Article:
# Double Refraction by a Uniaxial Crystal

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Crystalline materials can have different indices of refraction in different crystallographic directions. Crystals belonging to the hexagonal, tetragonal, or rhombohedral classes are *uniaxial*, in that they possess a unique *optical axis, *most often coincident with the crystallographic axis. Light traveling through such an anisotropic medium can exhibit *double refraction* or *birefringence*, in which an unpolarized incident light ray splits into two polarized rays with mutually perpendicular planes of vibration. The ray with its electric field vibrating perpendicular to the optical axis is called the *ordinary* ray, and is characterized by an index of refraction . The ray that vibrates parallel to the optical axis is called the *extraordinary* ray, with its index of refraction designated . The *birefringence* is the difference Δ, which can be positive or negative.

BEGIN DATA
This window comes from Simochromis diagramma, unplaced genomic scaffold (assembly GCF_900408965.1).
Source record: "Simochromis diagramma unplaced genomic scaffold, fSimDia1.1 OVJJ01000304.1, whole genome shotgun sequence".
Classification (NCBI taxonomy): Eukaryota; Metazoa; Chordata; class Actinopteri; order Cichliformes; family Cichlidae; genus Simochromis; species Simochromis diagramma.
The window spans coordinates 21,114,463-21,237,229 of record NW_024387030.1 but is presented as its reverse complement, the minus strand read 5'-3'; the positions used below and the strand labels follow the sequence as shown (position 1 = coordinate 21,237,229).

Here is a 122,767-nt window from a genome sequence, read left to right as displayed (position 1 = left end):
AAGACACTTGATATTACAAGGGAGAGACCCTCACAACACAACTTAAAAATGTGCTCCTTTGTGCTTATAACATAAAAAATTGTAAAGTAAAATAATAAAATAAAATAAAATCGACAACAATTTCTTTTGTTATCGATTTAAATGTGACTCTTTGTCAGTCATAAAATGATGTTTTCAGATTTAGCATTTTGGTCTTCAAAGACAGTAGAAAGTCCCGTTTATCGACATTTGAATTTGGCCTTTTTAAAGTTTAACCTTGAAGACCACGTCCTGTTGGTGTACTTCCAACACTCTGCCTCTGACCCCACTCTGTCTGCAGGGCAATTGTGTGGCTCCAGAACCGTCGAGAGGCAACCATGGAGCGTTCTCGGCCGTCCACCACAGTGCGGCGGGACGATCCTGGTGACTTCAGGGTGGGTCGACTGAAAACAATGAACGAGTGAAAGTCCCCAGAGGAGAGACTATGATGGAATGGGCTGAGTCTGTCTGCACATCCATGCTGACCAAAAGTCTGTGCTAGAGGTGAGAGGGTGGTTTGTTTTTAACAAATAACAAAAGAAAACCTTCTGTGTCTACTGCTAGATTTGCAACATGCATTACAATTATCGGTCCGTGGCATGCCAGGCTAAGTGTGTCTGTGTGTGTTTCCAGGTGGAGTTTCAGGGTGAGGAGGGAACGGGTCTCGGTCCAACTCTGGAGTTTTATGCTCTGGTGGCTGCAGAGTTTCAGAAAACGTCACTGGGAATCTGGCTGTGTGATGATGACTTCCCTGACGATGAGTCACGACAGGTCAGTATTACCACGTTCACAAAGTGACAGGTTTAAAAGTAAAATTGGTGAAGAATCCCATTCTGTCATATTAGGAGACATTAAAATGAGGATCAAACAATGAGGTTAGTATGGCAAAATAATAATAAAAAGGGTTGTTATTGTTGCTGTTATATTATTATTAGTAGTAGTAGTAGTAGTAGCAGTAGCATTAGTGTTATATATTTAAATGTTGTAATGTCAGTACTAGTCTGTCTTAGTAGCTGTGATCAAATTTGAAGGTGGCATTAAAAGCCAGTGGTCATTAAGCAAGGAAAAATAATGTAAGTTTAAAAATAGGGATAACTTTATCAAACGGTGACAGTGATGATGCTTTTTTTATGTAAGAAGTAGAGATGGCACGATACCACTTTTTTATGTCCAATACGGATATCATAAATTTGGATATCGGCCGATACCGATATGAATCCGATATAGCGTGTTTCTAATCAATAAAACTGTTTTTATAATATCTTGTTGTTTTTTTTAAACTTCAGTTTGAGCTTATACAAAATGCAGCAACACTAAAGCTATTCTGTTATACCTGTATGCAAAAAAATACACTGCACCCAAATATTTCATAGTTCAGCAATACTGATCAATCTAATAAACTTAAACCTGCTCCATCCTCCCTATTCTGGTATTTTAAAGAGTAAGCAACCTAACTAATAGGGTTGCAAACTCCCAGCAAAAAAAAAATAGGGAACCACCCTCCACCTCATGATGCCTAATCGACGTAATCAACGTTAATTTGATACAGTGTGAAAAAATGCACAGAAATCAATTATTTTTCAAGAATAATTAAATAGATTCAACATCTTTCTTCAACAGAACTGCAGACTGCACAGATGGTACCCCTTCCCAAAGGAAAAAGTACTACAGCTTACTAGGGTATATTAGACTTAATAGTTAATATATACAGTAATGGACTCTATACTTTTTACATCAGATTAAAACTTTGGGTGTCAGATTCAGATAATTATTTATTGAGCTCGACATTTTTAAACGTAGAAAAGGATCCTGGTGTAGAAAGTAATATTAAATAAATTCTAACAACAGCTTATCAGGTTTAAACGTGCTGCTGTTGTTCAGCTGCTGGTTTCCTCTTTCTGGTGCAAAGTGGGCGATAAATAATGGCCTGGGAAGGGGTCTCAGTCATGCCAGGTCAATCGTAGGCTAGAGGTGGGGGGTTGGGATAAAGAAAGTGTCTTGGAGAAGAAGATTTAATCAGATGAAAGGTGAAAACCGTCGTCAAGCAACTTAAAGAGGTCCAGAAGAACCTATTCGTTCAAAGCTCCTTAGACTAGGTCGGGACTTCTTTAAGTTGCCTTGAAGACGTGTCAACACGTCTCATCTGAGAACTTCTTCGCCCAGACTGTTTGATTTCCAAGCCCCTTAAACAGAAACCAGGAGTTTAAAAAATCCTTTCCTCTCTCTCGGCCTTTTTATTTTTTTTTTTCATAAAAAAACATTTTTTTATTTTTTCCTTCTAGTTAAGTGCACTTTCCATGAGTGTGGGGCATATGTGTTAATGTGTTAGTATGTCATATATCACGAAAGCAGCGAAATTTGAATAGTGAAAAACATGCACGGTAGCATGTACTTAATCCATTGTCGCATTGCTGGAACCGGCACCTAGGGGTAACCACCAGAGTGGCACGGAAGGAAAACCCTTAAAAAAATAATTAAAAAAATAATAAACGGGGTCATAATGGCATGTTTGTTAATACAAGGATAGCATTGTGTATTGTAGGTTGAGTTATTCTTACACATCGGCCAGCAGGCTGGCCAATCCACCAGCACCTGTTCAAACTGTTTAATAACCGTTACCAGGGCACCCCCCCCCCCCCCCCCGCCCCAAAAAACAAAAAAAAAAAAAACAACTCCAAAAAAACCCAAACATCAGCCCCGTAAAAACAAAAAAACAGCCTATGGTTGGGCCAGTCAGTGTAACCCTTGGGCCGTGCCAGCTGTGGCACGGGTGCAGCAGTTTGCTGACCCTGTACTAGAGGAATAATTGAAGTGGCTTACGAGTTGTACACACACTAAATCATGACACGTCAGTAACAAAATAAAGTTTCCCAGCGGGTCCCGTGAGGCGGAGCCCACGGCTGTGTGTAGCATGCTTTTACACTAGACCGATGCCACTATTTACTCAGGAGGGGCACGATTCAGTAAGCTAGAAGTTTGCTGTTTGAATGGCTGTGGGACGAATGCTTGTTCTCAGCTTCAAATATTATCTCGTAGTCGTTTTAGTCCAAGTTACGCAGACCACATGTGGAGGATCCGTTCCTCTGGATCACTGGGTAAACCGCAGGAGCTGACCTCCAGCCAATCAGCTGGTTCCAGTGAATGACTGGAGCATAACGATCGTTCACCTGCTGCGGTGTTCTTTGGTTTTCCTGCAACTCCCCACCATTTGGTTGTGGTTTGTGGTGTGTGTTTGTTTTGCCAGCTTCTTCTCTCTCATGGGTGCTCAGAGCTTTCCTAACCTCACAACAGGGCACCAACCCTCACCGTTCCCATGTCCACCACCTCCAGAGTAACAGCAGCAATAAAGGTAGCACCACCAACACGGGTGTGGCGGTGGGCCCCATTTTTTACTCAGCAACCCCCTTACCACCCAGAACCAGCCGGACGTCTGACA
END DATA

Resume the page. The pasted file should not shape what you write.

Contributed by: S. M. Blinder (March 2011)

Open content licensed under CC BY-NC-SA

## Snapshots

## Details

Snapshot 1: conventional refraction when and are equal

Snapshot 2: double refraction by a hypothetical crystal with large birefringence

Snapshot 3: same crystal with polarizations shown

## Permanent Citation

"Double Refraction by a Uniaxial Crystal"

http://demonstrations.wolfram.com/DoubleRefractionByAUniaxialCrystal/

Wolfram Demonstrations Project

Published: March 7 2011